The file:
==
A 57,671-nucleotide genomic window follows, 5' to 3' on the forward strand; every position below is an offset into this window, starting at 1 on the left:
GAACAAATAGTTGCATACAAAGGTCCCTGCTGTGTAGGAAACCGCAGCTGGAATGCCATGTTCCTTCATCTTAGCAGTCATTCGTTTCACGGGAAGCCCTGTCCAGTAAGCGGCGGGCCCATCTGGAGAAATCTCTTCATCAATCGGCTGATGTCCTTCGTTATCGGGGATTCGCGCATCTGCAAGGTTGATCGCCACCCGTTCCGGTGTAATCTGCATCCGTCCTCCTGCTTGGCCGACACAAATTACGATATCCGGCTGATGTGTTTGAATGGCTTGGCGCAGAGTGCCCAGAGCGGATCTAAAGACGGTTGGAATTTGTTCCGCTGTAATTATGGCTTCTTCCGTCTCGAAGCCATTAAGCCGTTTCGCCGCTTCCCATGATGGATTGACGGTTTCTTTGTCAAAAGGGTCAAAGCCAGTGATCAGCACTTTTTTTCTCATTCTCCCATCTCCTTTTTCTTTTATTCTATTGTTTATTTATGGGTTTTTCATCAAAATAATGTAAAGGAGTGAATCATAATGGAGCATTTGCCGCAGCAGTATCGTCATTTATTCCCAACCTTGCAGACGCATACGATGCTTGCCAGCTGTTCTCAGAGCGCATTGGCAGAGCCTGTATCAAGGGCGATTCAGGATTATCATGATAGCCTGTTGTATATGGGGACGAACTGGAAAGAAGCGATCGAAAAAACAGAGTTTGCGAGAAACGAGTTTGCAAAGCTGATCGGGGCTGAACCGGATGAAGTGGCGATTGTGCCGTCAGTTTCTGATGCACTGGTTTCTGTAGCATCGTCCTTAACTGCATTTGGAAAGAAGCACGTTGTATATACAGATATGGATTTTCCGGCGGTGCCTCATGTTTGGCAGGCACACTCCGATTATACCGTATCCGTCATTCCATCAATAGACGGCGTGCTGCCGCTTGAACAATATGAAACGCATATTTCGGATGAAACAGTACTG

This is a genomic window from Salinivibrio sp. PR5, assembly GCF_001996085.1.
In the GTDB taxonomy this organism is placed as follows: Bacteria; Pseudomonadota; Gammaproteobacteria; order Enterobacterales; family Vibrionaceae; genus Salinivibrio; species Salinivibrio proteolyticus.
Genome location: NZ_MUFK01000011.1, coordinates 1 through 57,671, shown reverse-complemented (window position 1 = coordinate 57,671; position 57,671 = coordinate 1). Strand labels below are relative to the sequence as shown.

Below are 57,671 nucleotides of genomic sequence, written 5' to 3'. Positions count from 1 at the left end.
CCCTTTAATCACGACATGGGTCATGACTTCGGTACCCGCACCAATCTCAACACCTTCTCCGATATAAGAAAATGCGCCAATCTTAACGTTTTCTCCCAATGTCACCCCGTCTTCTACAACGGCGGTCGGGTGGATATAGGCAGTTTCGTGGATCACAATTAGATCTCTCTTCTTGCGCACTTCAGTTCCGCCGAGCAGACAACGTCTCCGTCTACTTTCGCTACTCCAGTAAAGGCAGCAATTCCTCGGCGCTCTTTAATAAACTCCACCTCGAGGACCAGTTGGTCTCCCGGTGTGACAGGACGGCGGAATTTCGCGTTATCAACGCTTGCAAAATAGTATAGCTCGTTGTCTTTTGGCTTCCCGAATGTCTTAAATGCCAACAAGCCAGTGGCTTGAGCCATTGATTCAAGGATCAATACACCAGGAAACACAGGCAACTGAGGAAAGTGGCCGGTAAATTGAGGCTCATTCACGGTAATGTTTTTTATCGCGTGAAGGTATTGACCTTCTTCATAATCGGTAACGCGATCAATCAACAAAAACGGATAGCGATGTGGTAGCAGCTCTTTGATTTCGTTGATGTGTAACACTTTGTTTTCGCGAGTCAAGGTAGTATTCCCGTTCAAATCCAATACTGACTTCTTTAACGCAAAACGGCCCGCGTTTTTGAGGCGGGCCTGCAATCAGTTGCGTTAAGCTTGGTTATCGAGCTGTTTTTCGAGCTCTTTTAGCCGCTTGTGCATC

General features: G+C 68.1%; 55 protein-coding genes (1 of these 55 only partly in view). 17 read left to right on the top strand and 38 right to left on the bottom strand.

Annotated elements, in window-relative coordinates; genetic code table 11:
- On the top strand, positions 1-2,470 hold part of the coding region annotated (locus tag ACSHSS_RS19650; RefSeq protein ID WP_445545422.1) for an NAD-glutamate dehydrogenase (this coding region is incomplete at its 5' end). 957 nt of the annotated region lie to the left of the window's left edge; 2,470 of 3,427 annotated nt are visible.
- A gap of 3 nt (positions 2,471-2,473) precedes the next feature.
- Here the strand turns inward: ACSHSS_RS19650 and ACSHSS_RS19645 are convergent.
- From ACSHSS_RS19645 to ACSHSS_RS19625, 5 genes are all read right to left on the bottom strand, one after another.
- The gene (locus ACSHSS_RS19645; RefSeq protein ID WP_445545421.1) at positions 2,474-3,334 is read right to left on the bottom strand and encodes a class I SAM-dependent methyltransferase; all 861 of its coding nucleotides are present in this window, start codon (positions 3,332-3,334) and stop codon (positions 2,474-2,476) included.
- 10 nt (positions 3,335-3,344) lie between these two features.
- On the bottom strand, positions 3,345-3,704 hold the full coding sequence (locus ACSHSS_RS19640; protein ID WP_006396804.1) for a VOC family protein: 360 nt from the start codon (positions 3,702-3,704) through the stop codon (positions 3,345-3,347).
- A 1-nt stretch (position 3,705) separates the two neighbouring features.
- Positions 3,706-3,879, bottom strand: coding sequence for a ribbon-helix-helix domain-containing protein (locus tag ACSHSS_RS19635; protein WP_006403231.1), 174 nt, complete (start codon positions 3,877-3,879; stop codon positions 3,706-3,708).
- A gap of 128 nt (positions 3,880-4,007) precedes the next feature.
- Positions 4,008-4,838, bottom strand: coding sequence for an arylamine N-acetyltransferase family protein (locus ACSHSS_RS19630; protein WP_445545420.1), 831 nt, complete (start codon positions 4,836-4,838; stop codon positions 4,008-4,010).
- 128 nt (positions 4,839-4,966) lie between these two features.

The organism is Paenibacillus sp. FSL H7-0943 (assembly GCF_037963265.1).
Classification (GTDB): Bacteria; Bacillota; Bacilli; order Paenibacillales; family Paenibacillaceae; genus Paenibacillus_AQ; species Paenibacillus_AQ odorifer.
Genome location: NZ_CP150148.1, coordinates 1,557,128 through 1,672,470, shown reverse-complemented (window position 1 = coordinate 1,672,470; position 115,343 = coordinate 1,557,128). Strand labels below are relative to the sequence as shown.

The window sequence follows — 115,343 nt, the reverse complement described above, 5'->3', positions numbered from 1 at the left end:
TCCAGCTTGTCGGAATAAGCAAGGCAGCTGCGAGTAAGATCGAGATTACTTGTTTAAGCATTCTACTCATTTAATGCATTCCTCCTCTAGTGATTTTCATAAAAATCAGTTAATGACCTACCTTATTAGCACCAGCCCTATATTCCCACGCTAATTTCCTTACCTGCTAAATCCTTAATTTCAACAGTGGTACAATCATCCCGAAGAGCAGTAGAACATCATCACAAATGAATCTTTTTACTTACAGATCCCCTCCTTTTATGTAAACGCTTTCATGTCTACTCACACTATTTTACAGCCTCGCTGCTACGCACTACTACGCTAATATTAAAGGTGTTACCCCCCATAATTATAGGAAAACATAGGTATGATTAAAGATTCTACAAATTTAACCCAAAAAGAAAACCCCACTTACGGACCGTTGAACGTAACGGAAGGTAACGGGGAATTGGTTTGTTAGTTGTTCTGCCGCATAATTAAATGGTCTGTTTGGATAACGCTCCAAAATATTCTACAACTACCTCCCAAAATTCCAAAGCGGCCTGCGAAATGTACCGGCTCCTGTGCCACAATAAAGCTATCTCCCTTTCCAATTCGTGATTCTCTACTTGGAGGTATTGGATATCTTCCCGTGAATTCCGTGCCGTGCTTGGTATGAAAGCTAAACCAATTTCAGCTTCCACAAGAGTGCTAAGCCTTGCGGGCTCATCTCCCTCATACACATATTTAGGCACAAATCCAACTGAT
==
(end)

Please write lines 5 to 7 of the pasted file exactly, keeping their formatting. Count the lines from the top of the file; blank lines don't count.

Genome location: NZ_MUFK01000011.1, coordinates 1 through 57,671, shown reverse-complemented (window position 1 = coordinate 57,671; position 57,671 = coordinate 1). Strand labels below are relative to the sequence as shown.

Below are 57,671 nucleotides of genomic sequence, written 5' to 3'. Positions count from 1 at the left end.
CCCTTTAATCACGACATGGGTCATGACTTCGGTACCCGCACCAATCTCAACACCTTCTCCGATATAAGAAAATGCGCCAATCTTAACGTTTTCTCCCAATGTCACCCCGTCTTCTACAACGGCGGTCGGGTGGATATAGGCAGTTTCGTGGATCACAATTAGATCTCTCTTCTTGCGCACTTCAGTTCCGCCGAGCAGACAACGTCTCCGTCTACTTTCGCTACTCCAGTAAAGGCAGCAATTCCTCGGCGCTCTTTAATAAACTCCACCTCGAGGACCAGTTGGTCTCCCGGTGTGACAGGACGGCGGAATTTCGCGTTATCAACGCTTGCAAAATAGTATAGCTCGTTGTCTTTTGGCTTCCCGAATGTCTTAAATGCCAACAAGCCAGTGGCTTGAGCCATTGATTCAAGGATCAATACACCAGGAAACACAGGCAACTGAGGAAAGTGGCCGGTAAATTGAGGCTCATTCACGGTAATGTTTTTTATCGCGTGAAGGTATTGACCTTCTTCATAATCGGTAACGCGATCAATCAACAAAAACGGATAGCGATGTGGTAGCAGCTCTTTGATTTCGTTGATGTGTAACACTTTGTTTTCGCGAGTCAAGGTAGTATTCCCGTTCAAATCCAATACTGACTTCTTTAACGCAAAACGGCCCGCGTTTTTGAGGCGGGCCTGCAATCAGTTGCGTTAAGCTTGGTTATCGAGCTGTTTTTCGAGCTCTTTTAGCCGCTTGTGCATC